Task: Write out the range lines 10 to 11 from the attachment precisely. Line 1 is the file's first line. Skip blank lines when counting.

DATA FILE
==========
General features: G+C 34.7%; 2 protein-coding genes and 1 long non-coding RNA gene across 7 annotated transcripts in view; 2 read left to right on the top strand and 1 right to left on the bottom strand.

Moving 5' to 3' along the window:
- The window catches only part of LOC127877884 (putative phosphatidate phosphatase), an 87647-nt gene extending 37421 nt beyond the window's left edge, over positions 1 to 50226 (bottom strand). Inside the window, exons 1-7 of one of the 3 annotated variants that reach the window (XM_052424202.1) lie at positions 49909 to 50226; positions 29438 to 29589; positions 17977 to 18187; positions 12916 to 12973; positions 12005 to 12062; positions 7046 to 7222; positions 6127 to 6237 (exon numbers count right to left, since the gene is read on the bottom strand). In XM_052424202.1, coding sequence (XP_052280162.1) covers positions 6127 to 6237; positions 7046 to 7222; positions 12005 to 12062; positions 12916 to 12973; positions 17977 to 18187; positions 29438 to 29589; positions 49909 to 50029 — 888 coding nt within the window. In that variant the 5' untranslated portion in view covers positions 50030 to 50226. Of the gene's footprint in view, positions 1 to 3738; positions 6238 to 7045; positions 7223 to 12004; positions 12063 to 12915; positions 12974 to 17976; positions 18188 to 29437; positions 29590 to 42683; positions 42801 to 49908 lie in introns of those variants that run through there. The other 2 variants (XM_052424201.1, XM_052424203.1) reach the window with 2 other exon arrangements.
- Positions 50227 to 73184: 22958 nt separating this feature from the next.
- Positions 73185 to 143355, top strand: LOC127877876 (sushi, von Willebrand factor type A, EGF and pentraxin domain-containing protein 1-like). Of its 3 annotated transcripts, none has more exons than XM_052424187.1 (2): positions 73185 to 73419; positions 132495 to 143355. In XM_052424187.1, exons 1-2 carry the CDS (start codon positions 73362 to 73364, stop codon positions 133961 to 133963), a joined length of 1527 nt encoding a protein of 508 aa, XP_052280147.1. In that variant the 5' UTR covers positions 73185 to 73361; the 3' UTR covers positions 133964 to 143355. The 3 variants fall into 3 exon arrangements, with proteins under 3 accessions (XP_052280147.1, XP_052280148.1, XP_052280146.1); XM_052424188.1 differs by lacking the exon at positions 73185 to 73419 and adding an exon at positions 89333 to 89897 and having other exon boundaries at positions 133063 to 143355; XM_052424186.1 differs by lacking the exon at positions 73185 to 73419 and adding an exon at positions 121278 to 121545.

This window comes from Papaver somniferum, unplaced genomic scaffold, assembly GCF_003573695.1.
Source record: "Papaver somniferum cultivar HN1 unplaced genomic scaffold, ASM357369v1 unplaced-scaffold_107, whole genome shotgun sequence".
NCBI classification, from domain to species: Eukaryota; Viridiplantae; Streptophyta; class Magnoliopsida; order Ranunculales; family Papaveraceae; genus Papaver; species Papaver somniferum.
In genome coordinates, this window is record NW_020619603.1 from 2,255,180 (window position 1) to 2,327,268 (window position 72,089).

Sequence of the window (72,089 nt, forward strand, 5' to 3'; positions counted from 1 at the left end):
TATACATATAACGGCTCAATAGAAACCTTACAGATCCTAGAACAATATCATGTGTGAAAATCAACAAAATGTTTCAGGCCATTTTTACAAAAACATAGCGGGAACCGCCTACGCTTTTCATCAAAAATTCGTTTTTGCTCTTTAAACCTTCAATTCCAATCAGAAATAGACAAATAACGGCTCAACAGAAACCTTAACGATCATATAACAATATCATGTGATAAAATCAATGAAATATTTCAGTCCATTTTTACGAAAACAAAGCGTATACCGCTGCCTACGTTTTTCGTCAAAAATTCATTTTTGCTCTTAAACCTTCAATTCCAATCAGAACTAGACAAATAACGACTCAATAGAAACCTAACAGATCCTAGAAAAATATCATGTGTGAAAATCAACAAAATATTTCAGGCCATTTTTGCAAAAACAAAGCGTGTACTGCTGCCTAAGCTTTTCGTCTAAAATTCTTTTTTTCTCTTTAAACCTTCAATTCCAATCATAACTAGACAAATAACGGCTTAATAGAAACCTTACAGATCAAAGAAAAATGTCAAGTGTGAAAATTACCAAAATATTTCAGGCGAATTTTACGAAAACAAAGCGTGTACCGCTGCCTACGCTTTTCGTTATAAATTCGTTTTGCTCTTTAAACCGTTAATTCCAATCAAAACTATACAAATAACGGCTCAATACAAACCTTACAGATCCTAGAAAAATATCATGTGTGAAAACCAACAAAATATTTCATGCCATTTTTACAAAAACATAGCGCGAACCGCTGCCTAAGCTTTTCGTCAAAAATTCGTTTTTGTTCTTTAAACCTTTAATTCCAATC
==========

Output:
Sequence of the window (72,089 nt, forward strand, 5' to 3'; positions counted from 1 at the left end):
TATACATATAACGGCTCAATAGAAACCTTACAGATCCTAGAACAATATCATGTGTGAAAATCAACAAAATGTTTCAGGCCATTTTTACAAAAACATAGCGGGAACCGCCTACGCTTTTCATCAAAAATTCGTTTTTGCTCTTTAAACCTTCAATTCCAATCAGAAATAGACAAATAACGGCTCAACAGAAACCTTAACGATCATATAACAATATCATGTGATAAAATCAATGAAATATTTCAGTCCATTTTTACGAAAACAAAGCGTATACCGCTGCCTACGTTTTTCGTCAAAAATTCATTTTTGCTCTTAAACCTTCAATTCCAATCAGAACTAGACAAATAACGACTCAATAGAAACCTAACAGATCCTAGAAAAATATCATGTGTGAAAATCAACAAAATATTTCAGGCCATTTTTGCAAAAACAAAGCGTGTACTGCTGCCTAAGCTTTTCGTCTAAAATTCTTTTTTTCTCTTTAAACCTTCAATTCCAATCATAACTAGACAAATAACGGCTTAATAGAAACCTTACAGATCAAAGAAAAATGTCAAGTGTGAAAATTACCAAAATATTTCAGGCGAATTTTACGAAAACAAAGCGTGTACCGCTGCCTACGCTTTTCGTTATAAATTCGTTTTGCTCTTTAAACCGTTAATTCCAATCAAAACTATACAAATAACGGCTCAATACAAACCTTACAGATCCTAGAAAAATATCATGTGTGAAAACCAACAAAATATTTCATGCCATTTTTACAAAAACATAGCGCGAACCGCTGCCTAAGCTTTTCGTCAAAAATTCGTTTTTGTTCTTTAAACCTTTAATTCCAATC